Craig and I, you know, we love making this website but we also love to throw the mail into a messy pile on the front table where we never ever notice that we've forgotten to re-register our domain name. so, sorry about the glitch in our matrix. we're back in full effect and we hopefully won't have this problem again until our registration runs out again in 3 years.
In other news, Craig and I are talking today at Ladyfest East. If you want to see us hand out zines and make inappropriate comments, come by 151 1st ave. at 9th and look for the "Trans Panel" (shockingly, we didn't come up with this genius title). You'll get a free zine out of it and you can tell me whether my outfit looks like Alex P. Keaton , which is what I was going for, or like a preppy fag from wonderbar, which is what my co-worker just told me.
Also, a few links. Amazing info about trans legal issues is available from the SF Transgender Law Project. Also, my new friend Samuel directed me to info about trans trainings for people in HIV/AIDS services at this website. There were other things but I can't remember them right now. More soon.
My co-worker, Corinne, a harm-reduction lawyer, wrote this news release in response to the latest Bush drug scandal.
So yesterday I sent out an email to my whole agency about changing out bathrooms to provide all-gender or non-gendered options. I hope you'll read it and use it at your job or school or something if you want. So far we've gotten mostly good responses--some people concerned about women's safety, some concerned about urinals, but no big opposition yet. I'll keep you updated.
In other news, you should consider going to the Transcending Boundaries Conferenec. Its in Connecticut and its sliding scale and its in October.
Also, I recommend the website of Gender Education and Advocacy. They have good information about doing trainings and other stuff that you might want to share with co-workers, journalists, or activists you work with.
"BATHROOM STORIES": CALL FOR INTERVIEWS
ATTENTION gender variant, intersex, transgender, and transsexual people: Dean Spade of Sylvia Rivera Legal Resource Program and videomaker, Tara Mateik, are currently teaming up to produce a tape that explores the problems that gender segregated bathrooms present. The video includes stories of people who don1t fit easily into the categories "men" and "women" or whose gender identity is often misunderstood by other people in bathrooms. Many have encountered harassment, violence and embarrassment because others perceive them to be in the "wrong" bathroom. The consequences of being attacked and harassed in bathrooms, and of having no safe bathroom options in most public places are examined in this video. The video also looks at the question of why some people feel safer in single-gender bathrooms, and explores the underlying justifications for a "men1s-women1s" bathroom system. Finally, the Video looks at innovative solutions to these problems being pioneered in the U.S. and Canada and offers resources for working to change bathroom policies.
The video will be aimed at non-profits, service providers, and schools. It will act as a teaching tool to help these institutions understand the seriousness of the violence and humiliation that gender variant people regularly experience in gender segregated bathrooms. The goal of this project is to encourage organizations to change their bathroom policies to create safe environments for gender variant clients, students, patients, employees, and guests.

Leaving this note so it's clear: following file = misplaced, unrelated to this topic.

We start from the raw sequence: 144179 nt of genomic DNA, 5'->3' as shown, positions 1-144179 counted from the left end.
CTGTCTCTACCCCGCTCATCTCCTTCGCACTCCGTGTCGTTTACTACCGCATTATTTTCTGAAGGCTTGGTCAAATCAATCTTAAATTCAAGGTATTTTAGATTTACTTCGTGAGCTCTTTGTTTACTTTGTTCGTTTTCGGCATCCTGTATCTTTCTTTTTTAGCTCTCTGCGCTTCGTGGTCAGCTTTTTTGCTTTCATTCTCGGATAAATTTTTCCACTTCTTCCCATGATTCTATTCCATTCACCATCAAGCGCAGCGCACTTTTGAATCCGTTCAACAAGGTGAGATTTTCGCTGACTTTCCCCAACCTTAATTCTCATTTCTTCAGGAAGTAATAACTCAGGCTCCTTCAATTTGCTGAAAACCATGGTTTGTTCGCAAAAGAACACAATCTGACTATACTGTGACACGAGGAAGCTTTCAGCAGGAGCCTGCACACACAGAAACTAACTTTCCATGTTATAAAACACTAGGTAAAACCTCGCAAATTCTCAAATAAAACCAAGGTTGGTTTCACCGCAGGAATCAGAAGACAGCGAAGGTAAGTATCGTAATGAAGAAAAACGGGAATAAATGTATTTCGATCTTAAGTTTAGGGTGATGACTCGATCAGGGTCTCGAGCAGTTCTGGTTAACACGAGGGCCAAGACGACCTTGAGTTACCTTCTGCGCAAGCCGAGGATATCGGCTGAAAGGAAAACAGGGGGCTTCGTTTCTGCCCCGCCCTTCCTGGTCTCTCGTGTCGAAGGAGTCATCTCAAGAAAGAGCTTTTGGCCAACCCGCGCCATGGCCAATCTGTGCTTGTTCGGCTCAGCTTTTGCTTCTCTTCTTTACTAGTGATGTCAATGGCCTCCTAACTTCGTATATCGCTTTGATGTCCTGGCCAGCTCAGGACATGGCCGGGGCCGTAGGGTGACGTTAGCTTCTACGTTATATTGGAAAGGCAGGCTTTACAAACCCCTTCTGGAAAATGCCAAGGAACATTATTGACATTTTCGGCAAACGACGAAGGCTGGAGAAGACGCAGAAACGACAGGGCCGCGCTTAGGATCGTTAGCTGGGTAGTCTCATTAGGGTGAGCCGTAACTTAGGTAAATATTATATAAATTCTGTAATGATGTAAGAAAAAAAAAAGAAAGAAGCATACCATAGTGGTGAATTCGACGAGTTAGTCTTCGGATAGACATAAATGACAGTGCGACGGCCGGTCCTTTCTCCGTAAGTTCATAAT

We need your help to gather interviews with people outside of NY. Interviews with transgender people, intersex people, non-trans-identified gender variant people, allies, friends, family, and other community members who have something to say about bathroom access for gender variant people are welcomed. We are very interested in getting perspectives from people in different age groups, gender identities, socio-economic classes, racial and ethnic identities, sizes, abilities, and backgrounds. If you do not have access to a video camera, please contact us and let us help you find someone in your region who has a camera.
WE REQUEST YOUR INTERVIEWS
€ USE THE QUESTIONS PROVIED BELOW
€ ARE NO MORE THAN 30 MINUTES MAXIMUM.
€ ARE SHOT ON DV (DIGITAL VIDEO)
€ USE AN EXTERNAL MICROPHONE
PLEASE HAVE INTERVIEWEES SIGN THE RELEASE FORM (attached) BEFORE THE INTERVIEW to insure that they are giving permission to appear in this video.
PLEASE REMEMBER TO USE HEADPHONES TO MAKE SURE THAT YOU ARE RECORDING SOUND. SEND THE VIDEO TAPE, RELEASE FORM (PLEASE INCLUDE YOUR MAILING ADDRESS) TO Dean Spade, Sylvia Rivera Legal Resource Program, Urban Justice Center, 666 Broadway, 5th floor NY, NY 10012,(646) 602 5638, send it FED EX OR REGISTERED MAIL.
Send questions to
ALL INTERVIEWS MUST BE RECIEVED BY October 15, 2002.
The Sylvia Rivera Legal Resource Program will use this video in trainings and distribute this video free of charge and we will send you a copy for sending us footage.(Also, we welcome title suggestions for this video.)
THANK YOU IN ADVANCE FOR YOUR SUPPORT.
Tara Mateik, Dean Spade
The interview questions:
1. What is your name?
2. What is your occupation?
3. How old are you?
4. Where do you live?
5. What words do you use to describe your gender identity?
6. Do you feel safe using gender-labelled bathrooms?
7. Have you had one or more memorable negative experiences using or trying to use a men1s or women1s bathroom? Please explain.
8. Do you think that bathrooms should be gender segregated? Why?
9. Is there another way that bathrooms could be that you would prefer?
10. Do you have other thoughts on bathroom accessibility that you would liketo share?